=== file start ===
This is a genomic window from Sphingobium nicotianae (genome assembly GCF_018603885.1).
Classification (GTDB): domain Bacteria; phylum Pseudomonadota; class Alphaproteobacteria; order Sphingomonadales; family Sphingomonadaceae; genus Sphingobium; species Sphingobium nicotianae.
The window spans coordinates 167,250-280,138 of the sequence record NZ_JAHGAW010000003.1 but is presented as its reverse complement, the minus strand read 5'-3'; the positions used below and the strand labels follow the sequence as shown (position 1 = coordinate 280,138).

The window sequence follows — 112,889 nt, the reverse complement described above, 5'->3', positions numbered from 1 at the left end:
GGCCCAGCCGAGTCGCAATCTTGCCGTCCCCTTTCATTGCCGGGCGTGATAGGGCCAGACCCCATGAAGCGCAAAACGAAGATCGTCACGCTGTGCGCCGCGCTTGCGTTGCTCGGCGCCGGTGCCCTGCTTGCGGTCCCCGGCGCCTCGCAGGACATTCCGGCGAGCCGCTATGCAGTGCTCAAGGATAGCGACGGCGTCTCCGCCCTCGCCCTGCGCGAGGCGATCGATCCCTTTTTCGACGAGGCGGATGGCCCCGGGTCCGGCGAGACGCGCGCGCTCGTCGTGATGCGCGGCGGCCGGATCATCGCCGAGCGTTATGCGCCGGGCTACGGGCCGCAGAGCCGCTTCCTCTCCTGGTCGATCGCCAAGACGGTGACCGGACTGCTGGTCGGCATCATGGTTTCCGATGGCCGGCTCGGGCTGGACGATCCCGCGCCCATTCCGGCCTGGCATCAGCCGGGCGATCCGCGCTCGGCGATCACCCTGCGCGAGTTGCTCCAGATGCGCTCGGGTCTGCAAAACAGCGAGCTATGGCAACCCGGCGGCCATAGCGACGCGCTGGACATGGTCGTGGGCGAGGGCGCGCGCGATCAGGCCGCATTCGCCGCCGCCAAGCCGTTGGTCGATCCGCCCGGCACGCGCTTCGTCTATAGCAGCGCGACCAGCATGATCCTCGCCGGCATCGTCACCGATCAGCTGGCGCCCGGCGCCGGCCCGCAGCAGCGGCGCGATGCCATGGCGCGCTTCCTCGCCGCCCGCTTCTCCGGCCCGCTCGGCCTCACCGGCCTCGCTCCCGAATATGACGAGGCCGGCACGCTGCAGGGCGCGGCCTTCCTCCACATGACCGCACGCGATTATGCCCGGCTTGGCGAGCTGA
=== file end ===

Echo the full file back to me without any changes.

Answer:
This is a genomic window from Sphingobium nicotianae (genome assembly GCF_018603885.1).
Classification (GTDB): domain Bacteria; phylum Pseudomonadota; class Alphaproteobacteria; order Sphingomonadales; family Sphingomonadaceae; genus Sphingobium; species Sphingobium nicotianae.
The window spans coordinates 167,250-280,138 of the sequence record NZ_JAHGAW010000003.1 but is presented as its reverse complement, the minus strand read 5'-3'; the positions used below and the strand labels follow the sequence as shown (position 1 = coordinate 280,138).

The window sequence follows — 112,889 nt, the reverse complement described above, 5'->3', positions numbered from 1 at the left end:
GGCCCAGCCGAGTCGCAATCTTGCCGTCCCCTTTCATTGCCGGGCGTGATAGGGCCAGACCCCATGAAGCGCAAAACGAAGATCGTCACGCTGTGCGCCGCGCTTGCGTTGCTCGGCGCCGGTGCCCTGCTTGCGGTCCCCGGCGCCTCGCAGGACATTCCGGCGAGCCGCTATGCAGTGCTCAAGGATAGCGACGGCGTCTCCGCCCTCGCCCTGCGCGAGGCGATCGATCCCTTTTTCGACGAGGCGGATGGCCCCGGGTCCGGCGAGACGCGCGCGCTCGTCGTGATGCGCGGCGGCCGGATCATCGCCGAGCGTTATGCGCCGGGCTACGGGCCGCAGAGCCGCTTCCTCTCCTGGTCGATCGCCAAGACGGTGACCGGACTGCTGGTCGGCATCATGGTTTCCGATGGCCGGCTCGGGCTGGACGATCCCGCGCCCATTCCGGCCTGGCATCAGCCGGGCGATCCGCGCTCGGCGATCACCCTGCGCGAGTTGCTCCAGATGCGCTCGGGTCTGCAAAACAGCGAGCTATGGCAACCCGGCGGCCATAGCGACGCGCTGGACATGGTCGTGGGCGAGGGCGCGCGCGATCAGGCCGCATTCGCCGCCGCCAAGCCGTTGGTCGATCCGCCCGGCACGCGCTTCGTCTATAGCAGCGCGACCAGCATGATCCTCGCCGGCATCGTCACCGATCAGCTGGCGCCCGGCGCCGGCCCGCAGCAGCGGCGCGATGCCATGGCGCGCTTCCTCGCCGCCCGCTTCTCCGGCCCGCTCGGCCTCACCGGCCTCGCTCCCGAATATGACGAGGCCGGCACGCTGCAGGGCGCGGCCTTCCTCCACATGACCGCACGCGATTATGCCCGGCTTGGCGAGCTGA